Asee peer logo

Using The Sat And Act Scores For Placement Into Engineering Freshman Courses

Download Paper |


2006 Annual Conference & Exposition


Chicago, Illinois

Publication Date

June 18, 2006

Start Date

June 18, 2006

End Date

June 21, 2006



Conference Session

FPD5 -- Placement & Early Success

Tagged Division

First-Year Programs

Page Count


Page Numbers

11.1415.1 - 11.1415.9



Permanent URL

Download Count


Request a correction

Paper Authors


Gary D. Herrin University of Michigan

visit author page

Gary D. Herrin, Ph.D. is Interim Associate Dean of Undergraduate Education of the College of Engineering and Professor of Industrial and Operations Engineering at the University of Michigan. He has authored over 150 papers in Industrial Engineering. His professional affiliations include ASEE and ASQ. He may be reached at

visit author page


Cindy Veenstra University of Michigan

visit author page

Cindy Veenstra is a Ph.D. Candidate in Industrial and Operations Engineering at the University of Michigan. She has a research interest in applying Quality Engineering to Engineering Education. Her professional affiliations include ASEE, ASQ and INFORMS. She may be reached at

visit author page

Download Paper |

NOTE: The first page of text has been automatically extracted and included below in lieu of an abstract

Using the SAT and ACT Scores for Placement Into Engineering Freshman Courses I. Introduction

Engineering education research has shown that the placement of a freshman in his/her first semester in engineering is a key factor in his/her successful retention and eventual graduation. A first-term course that is too difficult may discourage a student from pursuing a degree in engineering.6 Recent college retention literature has emphasized the need for early assessment and intervention. 10,11,12

As part of an early assessment program, most engineering colleges use a placement test during college orientation to place a student into the most appropriate calculus course. A literature review shows that some engineering schools are having success using the ACT or SAT results as part of their placement process for the appropriate calculus course. If a student scores high on the ACT or SAT Math test, he/she is placed into Calculus I without a placement test. As an example, the University of Pittsburgh places a student with a SAT Math of 650 or higher into the first Calculus course without a placement test.9 If the ACT or SAT Math could be used to place a majority of the students, significant savings in placement testing would be the result.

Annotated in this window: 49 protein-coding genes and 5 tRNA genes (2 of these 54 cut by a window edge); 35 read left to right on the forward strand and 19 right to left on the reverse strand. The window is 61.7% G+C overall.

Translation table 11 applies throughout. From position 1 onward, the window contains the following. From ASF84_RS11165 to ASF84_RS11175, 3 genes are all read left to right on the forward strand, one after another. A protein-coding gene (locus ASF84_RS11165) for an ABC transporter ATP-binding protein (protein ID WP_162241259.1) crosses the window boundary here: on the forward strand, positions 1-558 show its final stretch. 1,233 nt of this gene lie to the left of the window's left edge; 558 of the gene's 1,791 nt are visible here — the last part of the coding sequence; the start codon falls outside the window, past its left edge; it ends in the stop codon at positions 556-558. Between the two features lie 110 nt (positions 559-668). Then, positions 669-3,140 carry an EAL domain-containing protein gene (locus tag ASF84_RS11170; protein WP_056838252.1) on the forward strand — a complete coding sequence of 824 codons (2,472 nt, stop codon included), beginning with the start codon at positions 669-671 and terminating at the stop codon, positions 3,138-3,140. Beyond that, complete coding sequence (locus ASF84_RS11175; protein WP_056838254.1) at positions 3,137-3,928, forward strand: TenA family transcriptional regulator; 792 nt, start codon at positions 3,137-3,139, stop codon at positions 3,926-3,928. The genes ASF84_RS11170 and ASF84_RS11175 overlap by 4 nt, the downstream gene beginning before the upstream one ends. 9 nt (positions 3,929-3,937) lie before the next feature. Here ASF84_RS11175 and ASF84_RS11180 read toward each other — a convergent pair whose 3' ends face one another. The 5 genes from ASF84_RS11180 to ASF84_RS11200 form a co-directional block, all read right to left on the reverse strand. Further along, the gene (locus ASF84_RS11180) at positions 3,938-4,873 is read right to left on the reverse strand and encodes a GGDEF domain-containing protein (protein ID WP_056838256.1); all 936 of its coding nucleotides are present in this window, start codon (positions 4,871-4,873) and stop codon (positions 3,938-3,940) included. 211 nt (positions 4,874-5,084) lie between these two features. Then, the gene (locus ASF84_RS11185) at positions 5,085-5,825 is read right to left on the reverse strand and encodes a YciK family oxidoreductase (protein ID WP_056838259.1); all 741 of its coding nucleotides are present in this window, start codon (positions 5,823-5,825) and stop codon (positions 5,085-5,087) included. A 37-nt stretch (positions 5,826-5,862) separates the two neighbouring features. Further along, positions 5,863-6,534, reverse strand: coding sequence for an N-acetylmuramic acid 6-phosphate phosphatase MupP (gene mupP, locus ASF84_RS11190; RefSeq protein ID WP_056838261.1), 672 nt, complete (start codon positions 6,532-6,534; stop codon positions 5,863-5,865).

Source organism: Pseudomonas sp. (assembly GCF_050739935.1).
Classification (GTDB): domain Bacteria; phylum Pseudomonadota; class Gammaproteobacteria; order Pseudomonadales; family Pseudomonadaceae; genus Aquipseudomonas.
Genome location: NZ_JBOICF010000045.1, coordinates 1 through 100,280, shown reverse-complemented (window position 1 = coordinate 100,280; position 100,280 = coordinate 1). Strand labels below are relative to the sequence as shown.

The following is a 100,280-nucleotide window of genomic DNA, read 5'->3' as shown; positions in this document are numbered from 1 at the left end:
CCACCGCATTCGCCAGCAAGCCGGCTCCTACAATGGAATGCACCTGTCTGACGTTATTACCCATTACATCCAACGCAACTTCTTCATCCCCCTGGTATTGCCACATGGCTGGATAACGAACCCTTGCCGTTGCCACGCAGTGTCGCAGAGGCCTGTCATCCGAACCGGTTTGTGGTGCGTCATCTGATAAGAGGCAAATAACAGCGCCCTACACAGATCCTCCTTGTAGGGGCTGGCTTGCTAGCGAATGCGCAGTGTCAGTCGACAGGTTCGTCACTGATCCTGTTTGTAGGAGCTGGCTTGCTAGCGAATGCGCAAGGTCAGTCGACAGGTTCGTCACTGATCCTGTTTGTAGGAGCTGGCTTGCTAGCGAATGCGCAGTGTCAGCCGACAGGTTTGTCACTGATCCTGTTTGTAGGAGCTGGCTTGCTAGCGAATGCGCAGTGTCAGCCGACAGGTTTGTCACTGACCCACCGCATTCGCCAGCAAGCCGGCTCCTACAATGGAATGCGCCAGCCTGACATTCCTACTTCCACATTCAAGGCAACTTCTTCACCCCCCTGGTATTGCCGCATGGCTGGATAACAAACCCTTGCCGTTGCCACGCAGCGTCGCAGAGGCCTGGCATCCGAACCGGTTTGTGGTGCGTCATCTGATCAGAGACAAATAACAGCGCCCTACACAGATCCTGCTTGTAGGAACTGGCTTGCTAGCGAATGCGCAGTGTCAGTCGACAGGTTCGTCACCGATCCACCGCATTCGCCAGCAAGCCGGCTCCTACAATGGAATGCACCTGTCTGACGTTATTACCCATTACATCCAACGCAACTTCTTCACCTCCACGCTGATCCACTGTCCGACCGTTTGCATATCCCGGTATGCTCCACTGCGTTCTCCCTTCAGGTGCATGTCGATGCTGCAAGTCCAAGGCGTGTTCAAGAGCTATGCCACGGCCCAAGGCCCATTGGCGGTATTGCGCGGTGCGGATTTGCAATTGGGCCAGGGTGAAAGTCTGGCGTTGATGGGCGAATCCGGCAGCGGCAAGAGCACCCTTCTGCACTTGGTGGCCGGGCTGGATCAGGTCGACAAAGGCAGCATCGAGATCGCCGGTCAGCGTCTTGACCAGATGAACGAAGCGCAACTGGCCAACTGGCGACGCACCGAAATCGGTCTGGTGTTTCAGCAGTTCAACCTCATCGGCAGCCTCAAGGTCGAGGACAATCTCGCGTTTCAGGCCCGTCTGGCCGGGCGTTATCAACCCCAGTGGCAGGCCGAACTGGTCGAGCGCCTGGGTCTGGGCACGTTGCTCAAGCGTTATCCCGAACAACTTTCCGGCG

Recently, ACT, Inc. has issued a report4 recommending a cut-point on the ACT Math test of 27 for predicting success in the first college level calculus course. At most engineering colleges, the first term courses include engineering courses that are math-intensive. This paper looks at the question of whether this ACT Math cut-point of 27 could be used to predict success in most first term engineering courses. This paper also compares ACT Math to the SAT Math scores as predictors of success in the first term engineering courses. Success is defined as having earned a “C” or better.

Placement in the College of Engineering

At the University of Michigan’s College of Engineering, there currently is a placement test for both calculus and chemistry. The result of the math placement test is a placement of a student into either pre-calculus or calculus I. AP tests are used to place students in Calculus II or higher. Because it is recognized that the correct placement into the appropriate calculus is a critical part of the learning process, both a placement test and a math advisor is part of this placement process. The result of the chemistry placement test is a placement of a student into the regular freshman college chemistry course or a remedial section of the freshman chemistry course. The chemistry placement test is also used to place students into the sophomore level chemistry course.

In addition to calculus and freshman chemistry, most freshmen engineering students take either Engineering 100 or Engineering 101 in the first term of their freshman year. Engineering 100 is a project-based introduction to engineering course and Engineering 101 is a course on programming with engineering applications. There are no remedial sections or courses associated with Engineering 100 or 101.

Herrin, G. D., & Veenstra, C. (2006, June), Using The Sat And Act Scores For Placement Into Engineering Freshman Courses Paper presented at 2006 Annual Conference & Exposition, Chicago, Illinois. 10.18260/1-2--437

ASEE holds the copyright on this document. It may be read by the public free of charge. Authors may archive their work on personal websites or in institutional repositories with the following citation: © 2006 American Society for Engineering Education. Other scholars may excerpt or quote from these materials with the same citation. When excerpting or quoting from Conference Proceedings, authors should, in addition to noting the ASEE copyright, list all the original authors and their institutions and name the host city of the conference. - Last updated April 1, 2015